IGR Mechanisms are Phylogenetically and Functionally Diverse
Although the mechanisms underlying IGR are evolutionarily ancient, they are also highly diverse. Unlike DNA-based inheritance they are not universal across the genome and different taxa. Recognising and incorporating these differences into research designs can lead to important progress in understanding evolutionary implications.
The diversity of these mechanisms is clear on 3 levels. First, there is significant phylogenetic diversification in the molecular machinery for epigenetic markers. For example, whilst mammalian genomes possess 3 unique DNA methyltransferase genes, teleost fishes have between 5 and 12 of such genes.
Second, the function of certain genes and the temporal or spatial dynamics of epigenetic modifications often differ across different taxa. For example, modified histones are largely removed during mouse spermatogenesis, but retained to some extent in human sperm. Similarly, while all taxa feature maternal RNA, its clearance and maintenance dynamics differ widely.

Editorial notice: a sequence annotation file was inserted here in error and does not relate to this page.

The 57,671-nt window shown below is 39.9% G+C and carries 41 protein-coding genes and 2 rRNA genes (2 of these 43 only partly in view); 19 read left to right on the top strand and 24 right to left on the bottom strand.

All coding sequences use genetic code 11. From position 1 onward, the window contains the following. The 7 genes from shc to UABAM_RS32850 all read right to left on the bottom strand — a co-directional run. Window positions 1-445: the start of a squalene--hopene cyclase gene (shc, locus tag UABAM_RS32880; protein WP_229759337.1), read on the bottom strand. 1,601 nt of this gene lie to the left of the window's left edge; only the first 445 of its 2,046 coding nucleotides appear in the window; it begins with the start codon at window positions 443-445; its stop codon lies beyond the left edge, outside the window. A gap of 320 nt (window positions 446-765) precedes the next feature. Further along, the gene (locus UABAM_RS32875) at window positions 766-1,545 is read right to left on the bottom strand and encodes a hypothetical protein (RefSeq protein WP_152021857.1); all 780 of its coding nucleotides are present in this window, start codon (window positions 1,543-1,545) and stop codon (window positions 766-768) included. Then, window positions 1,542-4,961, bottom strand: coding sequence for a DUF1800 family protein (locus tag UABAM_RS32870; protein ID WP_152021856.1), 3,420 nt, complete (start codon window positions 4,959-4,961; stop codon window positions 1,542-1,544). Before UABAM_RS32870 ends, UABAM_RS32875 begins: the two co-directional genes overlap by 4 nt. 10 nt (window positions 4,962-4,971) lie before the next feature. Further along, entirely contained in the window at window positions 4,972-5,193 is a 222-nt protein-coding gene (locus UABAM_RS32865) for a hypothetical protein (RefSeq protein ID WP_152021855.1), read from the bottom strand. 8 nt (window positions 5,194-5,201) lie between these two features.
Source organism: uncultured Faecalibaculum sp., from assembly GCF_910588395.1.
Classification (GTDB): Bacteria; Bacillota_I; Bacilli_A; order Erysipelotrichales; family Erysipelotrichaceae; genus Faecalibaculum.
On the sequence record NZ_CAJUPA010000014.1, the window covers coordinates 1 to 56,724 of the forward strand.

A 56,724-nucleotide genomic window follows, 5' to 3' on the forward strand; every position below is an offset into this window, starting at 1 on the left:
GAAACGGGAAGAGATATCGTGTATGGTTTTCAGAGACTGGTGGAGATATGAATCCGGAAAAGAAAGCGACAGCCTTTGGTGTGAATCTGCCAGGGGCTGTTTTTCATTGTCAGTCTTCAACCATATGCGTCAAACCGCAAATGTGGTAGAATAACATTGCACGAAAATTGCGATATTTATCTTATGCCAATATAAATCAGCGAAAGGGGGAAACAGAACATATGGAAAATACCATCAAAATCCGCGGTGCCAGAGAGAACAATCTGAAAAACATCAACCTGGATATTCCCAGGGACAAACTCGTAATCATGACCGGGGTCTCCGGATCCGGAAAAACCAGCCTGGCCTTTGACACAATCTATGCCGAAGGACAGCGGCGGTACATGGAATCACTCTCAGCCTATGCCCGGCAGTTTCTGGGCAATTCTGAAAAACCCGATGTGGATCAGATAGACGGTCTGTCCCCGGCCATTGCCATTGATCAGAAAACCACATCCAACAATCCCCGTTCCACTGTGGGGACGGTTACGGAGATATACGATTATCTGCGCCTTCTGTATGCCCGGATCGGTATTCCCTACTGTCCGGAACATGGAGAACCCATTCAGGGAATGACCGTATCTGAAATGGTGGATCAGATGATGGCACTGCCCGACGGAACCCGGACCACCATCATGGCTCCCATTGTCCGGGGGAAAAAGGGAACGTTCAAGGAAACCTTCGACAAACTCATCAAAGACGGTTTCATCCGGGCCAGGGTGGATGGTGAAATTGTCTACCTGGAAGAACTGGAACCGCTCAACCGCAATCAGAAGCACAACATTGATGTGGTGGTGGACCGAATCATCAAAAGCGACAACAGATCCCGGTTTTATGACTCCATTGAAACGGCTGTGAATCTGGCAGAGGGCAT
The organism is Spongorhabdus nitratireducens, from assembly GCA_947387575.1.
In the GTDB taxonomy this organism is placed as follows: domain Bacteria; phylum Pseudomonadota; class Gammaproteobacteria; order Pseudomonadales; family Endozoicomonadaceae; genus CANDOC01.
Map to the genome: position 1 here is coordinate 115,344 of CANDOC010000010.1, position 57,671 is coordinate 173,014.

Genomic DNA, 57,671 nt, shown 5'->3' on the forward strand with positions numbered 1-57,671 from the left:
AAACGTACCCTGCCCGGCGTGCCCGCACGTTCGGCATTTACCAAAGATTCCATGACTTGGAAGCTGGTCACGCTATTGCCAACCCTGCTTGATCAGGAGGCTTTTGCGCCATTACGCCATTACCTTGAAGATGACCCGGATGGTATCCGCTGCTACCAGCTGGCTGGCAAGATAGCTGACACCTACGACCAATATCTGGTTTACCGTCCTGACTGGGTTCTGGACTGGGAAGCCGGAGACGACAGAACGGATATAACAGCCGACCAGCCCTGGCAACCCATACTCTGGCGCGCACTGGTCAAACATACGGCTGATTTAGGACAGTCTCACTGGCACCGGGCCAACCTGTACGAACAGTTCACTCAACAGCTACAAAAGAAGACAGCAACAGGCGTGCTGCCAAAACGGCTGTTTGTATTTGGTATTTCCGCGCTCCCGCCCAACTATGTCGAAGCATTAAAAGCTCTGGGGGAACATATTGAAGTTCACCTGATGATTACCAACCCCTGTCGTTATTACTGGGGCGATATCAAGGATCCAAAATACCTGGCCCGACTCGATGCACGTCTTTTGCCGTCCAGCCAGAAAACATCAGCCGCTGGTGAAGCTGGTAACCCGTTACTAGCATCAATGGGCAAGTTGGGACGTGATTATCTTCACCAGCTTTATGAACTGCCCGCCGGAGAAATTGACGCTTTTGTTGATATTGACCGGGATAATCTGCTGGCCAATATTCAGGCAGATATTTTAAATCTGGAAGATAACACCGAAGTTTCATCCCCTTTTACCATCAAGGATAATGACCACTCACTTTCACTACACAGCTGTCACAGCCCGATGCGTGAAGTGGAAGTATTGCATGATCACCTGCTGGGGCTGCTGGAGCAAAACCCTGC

Finally, biochemically identical markers can have vastly different implications in different taxa. In mammals, DNA methylation marks are found upstream of inactive genes. Conversely, these marks are concentrated within actively expressed genes in teleost fish.
Overall, whilst many features of DNA inheritance are highly conserved, NGI is highly diverse. This reduces the generalisability of findings from model organisms to other taxa with different evolutionary history. In these scenarios, the study suggests that the known properties of the species of interest should be analysed to guide further research steps.